Books Read in 2022

Bookends by Zibby Owens
I started this book when it came free from Amazon.  I thought it was going to have something about books to read and by the time I realized it was really an autobiography, I was enjoying Owens' writing and so decided to continue.  Throughout her life she mentions books she was reading and I was surprised at how many of them I have also read.

However, this is a nearly 300 page book about complaining, and it gets very tiresome.  She skips over important parts of her life -- like a husband she eventually divorced, who is never mentioned...just that he fathered children.  She has four kids and is constantly upset by her failings as a mother, yet she books the kids and herself into countless activities and spends all of her time driving them places and then complaining that she has no time for them.  I had five kids in seven years and never had any of the stress she creates for herself.  And I didn't have the paid help that she had either.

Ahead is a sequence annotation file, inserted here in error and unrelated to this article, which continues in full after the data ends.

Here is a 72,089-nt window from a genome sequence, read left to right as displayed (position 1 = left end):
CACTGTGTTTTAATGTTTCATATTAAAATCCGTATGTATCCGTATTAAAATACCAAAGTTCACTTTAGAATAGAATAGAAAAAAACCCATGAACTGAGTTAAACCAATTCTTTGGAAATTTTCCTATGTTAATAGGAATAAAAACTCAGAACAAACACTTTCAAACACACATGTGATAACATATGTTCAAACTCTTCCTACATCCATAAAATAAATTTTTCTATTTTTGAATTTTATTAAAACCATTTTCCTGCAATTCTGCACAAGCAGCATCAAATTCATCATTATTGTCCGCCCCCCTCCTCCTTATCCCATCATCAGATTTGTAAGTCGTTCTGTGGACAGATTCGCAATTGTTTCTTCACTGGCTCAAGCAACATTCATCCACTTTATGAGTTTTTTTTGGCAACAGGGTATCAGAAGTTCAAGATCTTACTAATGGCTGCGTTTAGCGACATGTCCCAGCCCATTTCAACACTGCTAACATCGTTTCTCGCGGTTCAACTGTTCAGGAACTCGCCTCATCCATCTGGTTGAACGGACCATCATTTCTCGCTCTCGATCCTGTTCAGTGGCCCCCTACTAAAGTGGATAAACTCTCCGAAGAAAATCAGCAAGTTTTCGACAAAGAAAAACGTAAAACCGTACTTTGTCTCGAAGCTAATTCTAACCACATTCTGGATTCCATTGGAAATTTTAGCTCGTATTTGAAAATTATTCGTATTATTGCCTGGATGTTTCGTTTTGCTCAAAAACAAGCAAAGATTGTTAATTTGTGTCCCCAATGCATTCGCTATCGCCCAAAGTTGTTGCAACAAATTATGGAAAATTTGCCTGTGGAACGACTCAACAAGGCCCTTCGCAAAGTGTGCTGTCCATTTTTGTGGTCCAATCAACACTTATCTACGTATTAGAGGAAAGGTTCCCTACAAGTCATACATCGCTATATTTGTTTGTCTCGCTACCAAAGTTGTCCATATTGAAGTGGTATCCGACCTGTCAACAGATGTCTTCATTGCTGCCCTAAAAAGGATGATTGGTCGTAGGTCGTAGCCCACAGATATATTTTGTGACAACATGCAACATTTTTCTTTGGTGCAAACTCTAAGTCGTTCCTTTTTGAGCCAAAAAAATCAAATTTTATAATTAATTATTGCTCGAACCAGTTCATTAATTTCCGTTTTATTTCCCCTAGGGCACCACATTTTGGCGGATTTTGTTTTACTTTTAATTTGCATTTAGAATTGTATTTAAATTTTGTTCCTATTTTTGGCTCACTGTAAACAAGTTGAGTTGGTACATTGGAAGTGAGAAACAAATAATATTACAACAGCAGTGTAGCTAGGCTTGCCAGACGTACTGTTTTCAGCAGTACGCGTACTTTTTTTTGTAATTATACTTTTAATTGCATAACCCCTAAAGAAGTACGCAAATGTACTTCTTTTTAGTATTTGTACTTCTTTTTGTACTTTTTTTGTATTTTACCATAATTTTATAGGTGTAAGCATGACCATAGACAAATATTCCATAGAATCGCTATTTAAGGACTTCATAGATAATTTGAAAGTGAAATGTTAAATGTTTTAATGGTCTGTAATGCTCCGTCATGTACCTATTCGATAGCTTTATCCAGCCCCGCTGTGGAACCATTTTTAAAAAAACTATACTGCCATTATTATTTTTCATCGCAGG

She continues to list the books she is reading, without a single word about why, how they were, if they affected's just a list of books.  This was a very disappointing book.

Memory Keeper of Kyiv by Eve Litteken
We are so knowledgeable about the Holocaust, when 6,000 Jews were killed by the Nazis, but how many of us have even heard of The Holodomor, the man-made famine in Ukraine by Stalin, from 1932-1933, that killed 3,000-5,000 Ukrainians?  This book tells the story of two women, one in Ukraine in 1932 and one in the United States in 2004.  The older woman is the grandmother of the younger, but since she has never spoken of her young life in Ukraine, the granddaughter knows absolutely nothing about her, not even that she once had a sister.  The story is based on the author's own life and her relationship with her grandmother.  This story points out how many survivors of the Holodomor refuse to speak about that time, which seems a shame, since torture of groups of people continues over and over again.